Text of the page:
Written by Liz Swanson, Assistant Director, Professional Education Services
Have you ever had a situation where someone helped you think a little differently about a problem? I hate to admit this, but this happened to me last week.
I was working the registration table for the ICAHN Opioid Conference. The nametags were arranged in trays, holding them up and making it easy for myself and participants to grab nametags as they entered the meeting. Sitting behind the table the names were laid out alphabetically right to left. When I would reach to find someone’s name, I kept fumbling and looking for the names left to right alphabetically. Here is the thing that makes this situation worth sharing. I kept grumbling that I didn’t like the set up and kept making the same mistake over and over. That is when the most amazing thing happened without a word being said. My coworker reached over, grabbed the trays and flipped them around! There in front of me with that simple gesture was the solution.
I keep going back to this incident in my mind and here is why it frustrates me that my natural response, instead of thinking of a solution, was to grumble and just keep making the same mistake repeatedly. For whatever reason, I could not see the super simple solution to my problem. It was also easier to complain than to come up with the new process. I am not proud of that.
Having Courage and Being Vulnerable
The part of the story I love is that with just a quick flip of the trays, it was fixed. Abracadabra! How many times is it that all it takes is a fresh set of eyes to look at our problems and the solution is right there? Brene Brown, a research professor who has spent the past two decades studying courage, vulnerability, shame, and empathy, talks in all her works about being vulnerable enough to let other people help us when we can’t flip the trays ourselves. What in your world is aggravating and keeping you making the same mistakes over and over? I know this story is just a simple registration table and nametags, but we all have situations where we are not seeing the solution or are unwilling to give it the mental energy to try, so it is easier to just complain.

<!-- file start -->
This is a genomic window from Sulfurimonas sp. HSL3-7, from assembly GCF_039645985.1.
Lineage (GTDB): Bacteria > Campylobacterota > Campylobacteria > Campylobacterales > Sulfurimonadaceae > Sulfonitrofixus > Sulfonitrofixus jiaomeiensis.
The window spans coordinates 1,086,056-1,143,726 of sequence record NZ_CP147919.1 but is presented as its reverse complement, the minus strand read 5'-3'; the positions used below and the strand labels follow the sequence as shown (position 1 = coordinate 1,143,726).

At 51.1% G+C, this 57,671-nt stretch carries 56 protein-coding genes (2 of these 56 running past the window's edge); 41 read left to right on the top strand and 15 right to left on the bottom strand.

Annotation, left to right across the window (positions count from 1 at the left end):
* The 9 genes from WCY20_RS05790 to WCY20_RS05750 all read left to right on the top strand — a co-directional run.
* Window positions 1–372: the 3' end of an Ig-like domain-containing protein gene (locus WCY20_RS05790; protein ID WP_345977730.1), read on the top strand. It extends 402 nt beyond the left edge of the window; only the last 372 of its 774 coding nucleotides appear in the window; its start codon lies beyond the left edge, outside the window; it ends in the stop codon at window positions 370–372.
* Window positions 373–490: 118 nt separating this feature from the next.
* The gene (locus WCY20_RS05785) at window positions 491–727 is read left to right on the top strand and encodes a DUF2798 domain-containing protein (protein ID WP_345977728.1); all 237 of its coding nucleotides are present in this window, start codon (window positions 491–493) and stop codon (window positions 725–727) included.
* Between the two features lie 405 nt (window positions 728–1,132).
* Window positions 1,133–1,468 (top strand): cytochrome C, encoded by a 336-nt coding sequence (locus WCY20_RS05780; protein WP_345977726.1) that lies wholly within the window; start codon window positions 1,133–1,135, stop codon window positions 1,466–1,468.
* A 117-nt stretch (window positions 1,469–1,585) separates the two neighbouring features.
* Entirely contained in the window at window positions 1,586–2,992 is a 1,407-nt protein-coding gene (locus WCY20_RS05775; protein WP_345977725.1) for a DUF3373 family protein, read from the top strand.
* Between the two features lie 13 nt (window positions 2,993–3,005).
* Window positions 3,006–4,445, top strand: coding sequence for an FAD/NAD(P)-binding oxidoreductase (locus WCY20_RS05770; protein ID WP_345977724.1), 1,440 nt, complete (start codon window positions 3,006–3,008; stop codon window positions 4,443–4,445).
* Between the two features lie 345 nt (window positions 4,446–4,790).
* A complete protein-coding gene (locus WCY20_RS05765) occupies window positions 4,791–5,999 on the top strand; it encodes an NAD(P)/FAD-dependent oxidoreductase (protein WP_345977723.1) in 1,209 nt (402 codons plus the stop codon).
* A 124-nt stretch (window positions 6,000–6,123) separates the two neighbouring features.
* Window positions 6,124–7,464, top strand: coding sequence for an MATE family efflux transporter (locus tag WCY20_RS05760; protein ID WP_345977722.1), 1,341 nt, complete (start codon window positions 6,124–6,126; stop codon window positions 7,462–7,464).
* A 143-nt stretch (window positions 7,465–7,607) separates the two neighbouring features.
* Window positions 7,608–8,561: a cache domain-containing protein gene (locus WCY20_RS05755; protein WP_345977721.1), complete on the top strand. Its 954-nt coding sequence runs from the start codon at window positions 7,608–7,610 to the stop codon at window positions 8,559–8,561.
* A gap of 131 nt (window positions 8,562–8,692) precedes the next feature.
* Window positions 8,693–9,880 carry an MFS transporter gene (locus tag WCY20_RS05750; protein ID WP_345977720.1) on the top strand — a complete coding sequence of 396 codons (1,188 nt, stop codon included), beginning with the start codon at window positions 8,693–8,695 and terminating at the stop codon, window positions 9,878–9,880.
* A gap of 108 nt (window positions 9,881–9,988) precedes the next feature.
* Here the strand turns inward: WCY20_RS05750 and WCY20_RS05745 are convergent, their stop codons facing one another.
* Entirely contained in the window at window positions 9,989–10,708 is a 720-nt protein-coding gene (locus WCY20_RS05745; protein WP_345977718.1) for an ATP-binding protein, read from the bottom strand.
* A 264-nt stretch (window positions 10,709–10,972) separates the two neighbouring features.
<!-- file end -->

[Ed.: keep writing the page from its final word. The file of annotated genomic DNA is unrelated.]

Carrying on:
Flip the Tray
What are the action points from this story? First, when posed with a challenge, think of a solution before you start to grumble. Second, when you see someone struggling, just quietly and quickly reach in and “flip” their tray.
The other story I wanted to share happened in a drive thru yesterday at a sandwich shop. It was taking forever to get one sandwich. The young girl at the drive thru was just standing at the window looking at the front of the store and not really doing anything. I was getting annoyed because I was burning expensive gas and had things to do! I finally asked, “Hey is there a problem with my order?” She looked at me and then she changed my whole attitude toward the situation. She said, “We aren’t having a good day. In fact, we haven’t had a good day for quite some time.”
That was an honest, vulnerable, and courageous answer to a simple question. She didn’t make excuses, she didn’t make promises, she just stated the facts from her point of view. I loved it and it totally changed my point of view. Brene says, “Imperfections are not inadequacies; they are reminders that we’re all in this together.”
Take the time to flip each other’s trays and be honest and vulnerable when presented the opportunity. That is the view this week from where I sit.